Podocyte-specific soluble epoxide hydrolase deficiency in mice attenuates acute kidney injury

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Abstract

Podocytes play an important role in maintaining glomerular function, and podocyte injury is a significant component in the pathogenesis of proteinuria. Soluble epoxide hydrolase (sEH) is a cytosolic enzyme whose genetic deficiency and pharmacological inhibition have beneficial effects on renal function, but its role in podocytes remains unexplored. The objective of this study was to investigate the contribution of sEH in podocytes to lipopolysaccharide (LPS)-induced kidney injury. We report increased sEH transcript and protein expression in murine podocytes upon LPS challenge. To determine the function of sEH in podocytes in vivo we generated podocyte-specific sEH-deficient (pod-sEHKO) mice. Following LPS challenge, podocyte sEH-deficient mice exhibited lower kidney injury, proteinuria, and blood urea nitrogen concentrations than controls suggestive of preserved renal function. Also, renal mRNA and serum concentrations of inflammatory cytokines IL-6, IL-1β, and TNFα were significantly lower in LPS-treated pod-sEHKO than control mice. Moreover, podocyte sEH deficiency was associated with decreased LPS-induced NF-κB and MAPK activation and attenuated endoplasmic reticulum stress. Furthermore, the protective effects of podocyte sEH deficiency in vivo were recapitulated in E11 murine podocytes treated with a selective sEH pharmacological inhibitor. Altogether, these findings identify sEH in podocytes as a contributor to signaling events in acute renal injury and suggest that sEH inhibition may be of therapeutic value in proteinuria.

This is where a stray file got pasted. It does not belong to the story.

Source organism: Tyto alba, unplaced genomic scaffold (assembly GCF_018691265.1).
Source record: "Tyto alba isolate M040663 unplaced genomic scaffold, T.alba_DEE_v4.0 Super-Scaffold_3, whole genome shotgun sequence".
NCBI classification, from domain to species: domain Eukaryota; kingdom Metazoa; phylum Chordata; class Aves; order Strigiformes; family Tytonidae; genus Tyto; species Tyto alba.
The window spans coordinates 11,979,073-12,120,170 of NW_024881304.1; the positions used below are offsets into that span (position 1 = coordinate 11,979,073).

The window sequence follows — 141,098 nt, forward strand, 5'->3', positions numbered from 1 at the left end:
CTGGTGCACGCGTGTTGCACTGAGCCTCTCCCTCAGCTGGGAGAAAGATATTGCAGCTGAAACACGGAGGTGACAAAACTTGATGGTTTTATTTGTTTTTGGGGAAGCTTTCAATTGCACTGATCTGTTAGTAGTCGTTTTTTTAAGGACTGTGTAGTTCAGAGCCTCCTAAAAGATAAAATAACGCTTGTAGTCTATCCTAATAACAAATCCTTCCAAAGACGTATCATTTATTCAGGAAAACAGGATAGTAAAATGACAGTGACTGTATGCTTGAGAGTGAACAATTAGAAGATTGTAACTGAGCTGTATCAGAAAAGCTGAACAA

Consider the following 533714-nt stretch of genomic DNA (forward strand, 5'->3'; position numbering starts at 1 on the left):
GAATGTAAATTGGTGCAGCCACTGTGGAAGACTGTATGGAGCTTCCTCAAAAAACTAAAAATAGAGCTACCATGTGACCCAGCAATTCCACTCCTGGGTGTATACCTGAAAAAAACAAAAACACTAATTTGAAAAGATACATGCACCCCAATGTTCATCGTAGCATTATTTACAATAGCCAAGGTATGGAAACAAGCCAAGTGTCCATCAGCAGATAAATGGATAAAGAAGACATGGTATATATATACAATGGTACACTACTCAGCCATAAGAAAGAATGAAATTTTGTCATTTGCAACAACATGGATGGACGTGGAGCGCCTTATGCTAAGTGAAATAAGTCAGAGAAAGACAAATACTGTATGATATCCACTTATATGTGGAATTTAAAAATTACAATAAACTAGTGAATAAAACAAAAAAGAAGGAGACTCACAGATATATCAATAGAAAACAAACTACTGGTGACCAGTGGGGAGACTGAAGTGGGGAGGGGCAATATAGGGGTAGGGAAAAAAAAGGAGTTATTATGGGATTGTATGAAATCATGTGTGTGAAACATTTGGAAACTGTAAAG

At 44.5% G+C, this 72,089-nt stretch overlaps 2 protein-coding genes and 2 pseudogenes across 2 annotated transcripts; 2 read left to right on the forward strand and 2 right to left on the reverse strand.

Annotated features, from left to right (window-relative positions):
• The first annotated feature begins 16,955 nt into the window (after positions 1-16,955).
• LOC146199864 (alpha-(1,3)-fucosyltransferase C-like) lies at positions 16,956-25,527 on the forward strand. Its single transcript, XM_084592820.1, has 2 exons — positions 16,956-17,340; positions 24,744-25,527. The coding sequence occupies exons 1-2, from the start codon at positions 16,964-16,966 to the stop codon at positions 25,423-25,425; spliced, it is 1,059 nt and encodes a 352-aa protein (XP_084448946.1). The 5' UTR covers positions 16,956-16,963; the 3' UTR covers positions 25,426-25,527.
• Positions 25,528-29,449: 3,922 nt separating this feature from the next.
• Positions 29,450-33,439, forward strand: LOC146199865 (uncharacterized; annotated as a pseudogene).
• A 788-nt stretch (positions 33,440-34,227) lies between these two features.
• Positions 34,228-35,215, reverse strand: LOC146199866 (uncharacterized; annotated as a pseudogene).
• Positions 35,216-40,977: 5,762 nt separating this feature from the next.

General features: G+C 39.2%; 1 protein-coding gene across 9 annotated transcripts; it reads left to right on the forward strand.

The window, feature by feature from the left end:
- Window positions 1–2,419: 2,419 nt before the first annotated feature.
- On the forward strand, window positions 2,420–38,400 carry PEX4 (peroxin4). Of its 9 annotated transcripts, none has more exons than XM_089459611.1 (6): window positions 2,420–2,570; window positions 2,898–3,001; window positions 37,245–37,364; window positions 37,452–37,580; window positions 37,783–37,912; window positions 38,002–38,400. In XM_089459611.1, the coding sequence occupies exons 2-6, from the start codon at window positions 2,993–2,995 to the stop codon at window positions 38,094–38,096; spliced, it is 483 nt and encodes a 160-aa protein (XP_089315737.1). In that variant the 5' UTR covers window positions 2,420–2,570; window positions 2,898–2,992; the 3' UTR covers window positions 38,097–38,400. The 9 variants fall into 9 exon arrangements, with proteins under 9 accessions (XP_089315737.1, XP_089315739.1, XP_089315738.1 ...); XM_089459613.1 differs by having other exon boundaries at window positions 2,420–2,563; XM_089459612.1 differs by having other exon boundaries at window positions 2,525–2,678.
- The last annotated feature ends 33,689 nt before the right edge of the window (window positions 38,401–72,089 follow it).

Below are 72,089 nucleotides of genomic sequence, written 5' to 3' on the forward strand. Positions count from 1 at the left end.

Enzymes

Soluble epoxide hydrolase: EC 3.3.2.10.

Podocytes play a key role in kidney function by participating in glomerular filtration and maintaining the integrity of the glomerular basement membrane. Deletion or inhibition of soluble epoxide hydrolase (sEH) has been shown to be beneficial in rodent models of renal disease, but a role for sEH in podocytes was unclear. Bettaieb, Haj and colleagues now report that podocyte-specific sEH disruption in vivo decreases expression of inflammatory cytokines, reduces ER stress and attenuates renal injury, suggesting that sEH inhibitors could be useful in limiting podocyte injury.

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